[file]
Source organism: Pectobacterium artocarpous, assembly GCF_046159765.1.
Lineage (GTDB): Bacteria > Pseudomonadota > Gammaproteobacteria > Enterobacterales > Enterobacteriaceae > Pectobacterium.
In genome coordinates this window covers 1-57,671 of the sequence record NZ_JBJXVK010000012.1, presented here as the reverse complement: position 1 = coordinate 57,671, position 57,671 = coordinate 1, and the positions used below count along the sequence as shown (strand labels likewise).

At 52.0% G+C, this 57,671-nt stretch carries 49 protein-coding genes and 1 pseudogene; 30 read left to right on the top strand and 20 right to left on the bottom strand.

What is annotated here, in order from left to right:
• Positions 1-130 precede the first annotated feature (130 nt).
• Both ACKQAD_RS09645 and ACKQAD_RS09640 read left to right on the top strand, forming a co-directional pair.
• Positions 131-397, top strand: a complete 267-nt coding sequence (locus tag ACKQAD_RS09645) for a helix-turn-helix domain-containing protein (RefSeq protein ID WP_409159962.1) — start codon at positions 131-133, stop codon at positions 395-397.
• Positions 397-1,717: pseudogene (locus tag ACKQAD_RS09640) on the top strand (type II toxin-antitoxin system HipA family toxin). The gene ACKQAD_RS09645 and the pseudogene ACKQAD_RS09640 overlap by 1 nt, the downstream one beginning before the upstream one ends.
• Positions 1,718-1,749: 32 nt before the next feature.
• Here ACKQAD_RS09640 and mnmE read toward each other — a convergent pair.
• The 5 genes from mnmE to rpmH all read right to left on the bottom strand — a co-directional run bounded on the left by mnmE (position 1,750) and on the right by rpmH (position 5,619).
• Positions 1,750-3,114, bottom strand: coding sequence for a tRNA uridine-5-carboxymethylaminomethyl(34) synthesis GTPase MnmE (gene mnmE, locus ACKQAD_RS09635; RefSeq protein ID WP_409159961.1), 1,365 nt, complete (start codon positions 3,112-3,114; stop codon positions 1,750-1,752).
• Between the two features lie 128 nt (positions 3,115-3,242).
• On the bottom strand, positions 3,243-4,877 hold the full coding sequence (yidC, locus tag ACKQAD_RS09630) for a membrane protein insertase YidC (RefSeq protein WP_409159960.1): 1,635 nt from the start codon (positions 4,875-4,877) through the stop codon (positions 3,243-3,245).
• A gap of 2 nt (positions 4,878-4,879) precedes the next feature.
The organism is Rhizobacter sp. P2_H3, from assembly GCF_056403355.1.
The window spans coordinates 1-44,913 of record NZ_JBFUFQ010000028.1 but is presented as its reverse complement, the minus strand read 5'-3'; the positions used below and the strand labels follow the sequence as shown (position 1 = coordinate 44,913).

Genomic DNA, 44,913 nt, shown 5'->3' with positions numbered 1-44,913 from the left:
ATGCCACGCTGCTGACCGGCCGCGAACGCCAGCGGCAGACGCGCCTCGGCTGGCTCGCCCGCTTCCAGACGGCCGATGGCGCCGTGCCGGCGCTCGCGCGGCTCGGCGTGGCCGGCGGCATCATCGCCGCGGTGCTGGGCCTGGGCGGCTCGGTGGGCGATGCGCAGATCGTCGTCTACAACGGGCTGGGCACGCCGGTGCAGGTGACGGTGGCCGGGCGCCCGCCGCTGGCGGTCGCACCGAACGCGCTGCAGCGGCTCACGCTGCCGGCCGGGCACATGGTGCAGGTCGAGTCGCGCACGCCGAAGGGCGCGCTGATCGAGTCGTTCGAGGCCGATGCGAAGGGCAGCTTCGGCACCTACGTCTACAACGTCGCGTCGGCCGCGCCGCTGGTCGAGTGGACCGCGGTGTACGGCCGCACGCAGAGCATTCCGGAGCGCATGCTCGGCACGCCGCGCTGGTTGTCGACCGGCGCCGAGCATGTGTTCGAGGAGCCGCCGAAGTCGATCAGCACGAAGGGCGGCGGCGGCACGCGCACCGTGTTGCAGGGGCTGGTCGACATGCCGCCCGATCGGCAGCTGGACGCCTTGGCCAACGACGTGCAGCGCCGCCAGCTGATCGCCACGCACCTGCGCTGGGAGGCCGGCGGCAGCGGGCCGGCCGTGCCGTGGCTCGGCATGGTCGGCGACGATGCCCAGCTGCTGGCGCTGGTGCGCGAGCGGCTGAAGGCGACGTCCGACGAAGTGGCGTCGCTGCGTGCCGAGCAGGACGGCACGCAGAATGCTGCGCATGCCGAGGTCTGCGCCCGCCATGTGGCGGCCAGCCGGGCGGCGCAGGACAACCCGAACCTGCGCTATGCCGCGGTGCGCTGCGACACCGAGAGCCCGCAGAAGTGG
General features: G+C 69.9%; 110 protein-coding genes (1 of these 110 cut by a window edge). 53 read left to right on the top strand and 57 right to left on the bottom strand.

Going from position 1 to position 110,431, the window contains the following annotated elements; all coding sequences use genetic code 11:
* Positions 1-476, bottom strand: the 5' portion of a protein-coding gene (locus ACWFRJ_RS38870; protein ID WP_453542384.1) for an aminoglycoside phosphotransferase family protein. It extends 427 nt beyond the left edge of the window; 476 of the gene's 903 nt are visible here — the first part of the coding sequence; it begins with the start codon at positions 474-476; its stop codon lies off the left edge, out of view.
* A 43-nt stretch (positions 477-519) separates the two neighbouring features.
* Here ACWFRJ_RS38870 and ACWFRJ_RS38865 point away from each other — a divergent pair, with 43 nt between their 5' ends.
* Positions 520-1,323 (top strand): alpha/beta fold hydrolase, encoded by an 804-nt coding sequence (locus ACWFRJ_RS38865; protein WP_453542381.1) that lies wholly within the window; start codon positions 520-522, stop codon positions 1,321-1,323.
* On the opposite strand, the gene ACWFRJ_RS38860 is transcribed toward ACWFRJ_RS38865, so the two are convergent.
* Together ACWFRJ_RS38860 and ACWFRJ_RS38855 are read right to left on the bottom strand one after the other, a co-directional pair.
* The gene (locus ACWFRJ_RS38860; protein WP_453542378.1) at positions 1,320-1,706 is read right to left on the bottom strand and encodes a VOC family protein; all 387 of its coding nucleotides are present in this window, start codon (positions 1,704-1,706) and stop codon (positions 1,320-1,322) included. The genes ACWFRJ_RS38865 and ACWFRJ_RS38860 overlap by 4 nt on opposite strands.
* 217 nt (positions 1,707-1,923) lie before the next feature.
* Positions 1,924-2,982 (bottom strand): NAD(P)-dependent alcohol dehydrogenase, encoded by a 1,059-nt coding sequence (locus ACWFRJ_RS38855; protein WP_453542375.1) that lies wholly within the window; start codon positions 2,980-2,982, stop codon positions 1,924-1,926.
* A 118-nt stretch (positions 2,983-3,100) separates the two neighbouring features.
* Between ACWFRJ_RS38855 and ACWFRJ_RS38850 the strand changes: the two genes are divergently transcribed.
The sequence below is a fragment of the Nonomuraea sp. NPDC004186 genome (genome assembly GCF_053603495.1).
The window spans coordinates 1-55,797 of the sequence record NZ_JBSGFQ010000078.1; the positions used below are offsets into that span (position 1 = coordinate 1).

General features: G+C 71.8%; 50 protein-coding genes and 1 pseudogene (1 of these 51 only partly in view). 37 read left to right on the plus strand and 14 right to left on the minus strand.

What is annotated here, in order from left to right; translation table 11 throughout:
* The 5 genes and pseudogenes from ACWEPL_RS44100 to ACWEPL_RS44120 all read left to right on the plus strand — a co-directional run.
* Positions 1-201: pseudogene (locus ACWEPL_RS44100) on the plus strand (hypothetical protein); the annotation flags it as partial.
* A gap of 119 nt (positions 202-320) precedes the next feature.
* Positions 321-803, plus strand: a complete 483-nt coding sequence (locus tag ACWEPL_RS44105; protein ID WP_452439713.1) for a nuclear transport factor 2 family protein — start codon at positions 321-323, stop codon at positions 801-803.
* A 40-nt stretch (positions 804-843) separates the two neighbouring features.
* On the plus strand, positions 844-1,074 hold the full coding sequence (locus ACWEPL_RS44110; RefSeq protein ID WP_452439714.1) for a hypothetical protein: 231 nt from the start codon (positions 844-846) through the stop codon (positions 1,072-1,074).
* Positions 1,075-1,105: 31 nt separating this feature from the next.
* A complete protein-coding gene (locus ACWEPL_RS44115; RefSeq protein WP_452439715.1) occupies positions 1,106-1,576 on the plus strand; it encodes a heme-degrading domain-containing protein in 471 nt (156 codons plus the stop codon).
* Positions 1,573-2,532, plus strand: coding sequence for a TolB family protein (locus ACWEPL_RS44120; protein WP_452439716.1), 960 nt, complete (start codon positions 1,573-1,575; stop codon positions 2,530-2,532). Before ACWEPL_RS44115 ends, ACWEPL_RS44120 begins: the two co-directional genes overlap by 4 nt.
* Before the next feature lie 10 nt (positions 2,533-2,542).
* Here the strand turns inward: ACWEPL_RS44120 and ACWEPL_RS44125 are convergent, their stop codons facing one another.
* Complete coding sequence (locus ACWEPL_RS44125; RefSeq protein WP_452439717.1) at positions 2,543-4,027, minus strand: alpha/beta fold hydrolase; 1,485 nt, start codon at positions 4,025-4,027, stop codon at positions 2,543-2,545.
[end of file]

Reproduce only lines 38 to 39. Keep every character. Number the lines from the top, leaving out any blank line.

* The 5 genes and pseudogenes from ACWEPL_RS44100 to ACWEPL_RS44120 all read left to right on the plus strand — a co-directional run.
* Positions 1-201: pseudogene (locus ACWEPL_RS44100) on the plus strand (hypothetical protein); the annotation flags it as partial.